Cisco (Coregonus artedi) is the only native fish from the salmon family found in Indiana waters outside of Lake Michigan. It is a coldwater species that inhabits waters as far north as Canada and as far south as the upper Midwestern United States. Cisco are small and slender, silver-colored fish. They feed primarily on zooplankton, a diverse group of microscopic animals that live in aquatic environments. In Indiana, cisco grow to 7 inches by age 2, 12 inches by age 4, 15 inches by age 6, and they have been known to reach 19 inches at around 10 years of age.
The glacial lakes of northern Indiana represent the southernmost extent of cisco’s range in North America. Glacial lakes are lakes formed by receding glaciers and water from melting glaciers. Only about 24% of Indiana lakes, primarily in the northern glacial lakes region, provide late-summer coldwater habitat (≤ 68°F and ≥ 3.0 mg/L dissolved oxygen) suitable for cisco.
The number of lakes supporting cisco populations in Indiana has declined precipitously since 1955 as a result of coldwater habitat loss at many lakes. Failing Lake (Steuben County), Indiana Lake (Elkhart County), North Twin and South Twin lakes (LaGrange County), Lake Gage (Steuben County), Eve Lake (LaGrange County), and Crooked Lake (Noble/Whitley counties) are the only remaining Indiana lakes containing cisco.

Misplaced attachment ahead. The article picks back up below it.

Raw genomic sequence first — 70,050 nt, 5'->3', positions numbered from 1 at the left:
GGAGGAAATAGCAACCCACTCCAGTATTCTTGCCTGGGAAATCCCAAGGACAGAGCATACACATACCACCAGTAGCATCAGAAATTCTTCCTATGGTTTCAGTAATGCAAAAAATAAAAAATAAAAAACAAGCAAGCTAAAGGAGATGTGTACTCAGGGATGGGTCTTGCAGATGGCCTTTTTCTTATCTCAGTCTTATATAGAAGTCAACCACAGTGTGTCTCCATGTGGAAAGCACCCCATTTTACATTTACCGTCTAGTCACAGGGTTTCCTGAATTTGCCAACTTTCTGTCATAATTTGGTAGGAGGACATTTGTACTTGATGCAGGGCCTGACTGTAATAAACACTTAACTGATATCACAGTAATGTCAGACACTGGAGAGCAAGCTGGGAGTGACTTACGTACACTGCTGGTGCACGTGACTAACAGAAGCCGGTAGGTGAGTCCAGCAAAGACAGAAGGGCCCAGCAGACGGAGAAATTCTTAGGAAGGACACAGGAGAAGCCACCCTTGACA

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The Division of Fish & Wildlife (DFW) has taken several steps to conserve cisco populations over the last half century. The DFW has attempted to reintroduce cisco at two coldwater lakes, including Gilbert Lake (Noble County) in 1979 and Green Lake (Steuben County) in the early 1990s. Both of these attempts to reintroduce cisco failed to establish self-sustaining populations.
Gill netting during the fall (Nov.-Dec.) for cisco was once the preferred method anglers used to capture cisco. Early gill netting regulations required anglers to purchase a cisco license and restricted gill net mesh sizes. The harvest of cisco using gill nets was discontinued in the late 1970s to protect declining cisco populations.
Today, cisco are listed as a Species of Greatest Conservation Need and are classified as a Species of Special Concern in Indiana. The 2015 State Wildlife Action Plan (SWAP) used the lake catchments of known cisco populations to define six Conservation Opportunity Areas (COAs) in northern Indiana to focus the conservation community’s efforts on coldwater habitat protection and restoration. The long-term protection of Indiana’s remaining cisco populations will rely largely on collaborative efforts to preserve coldwater habitat through the application of best management practices (BMPs) that reduce the quantity of nutrients entering Indiana’s waterways.
Matthew D. Linn
Fisheries Research Biologist
Indiana Department of Natural Resources
1353 South Governors Drive
Columbia City, IN 46725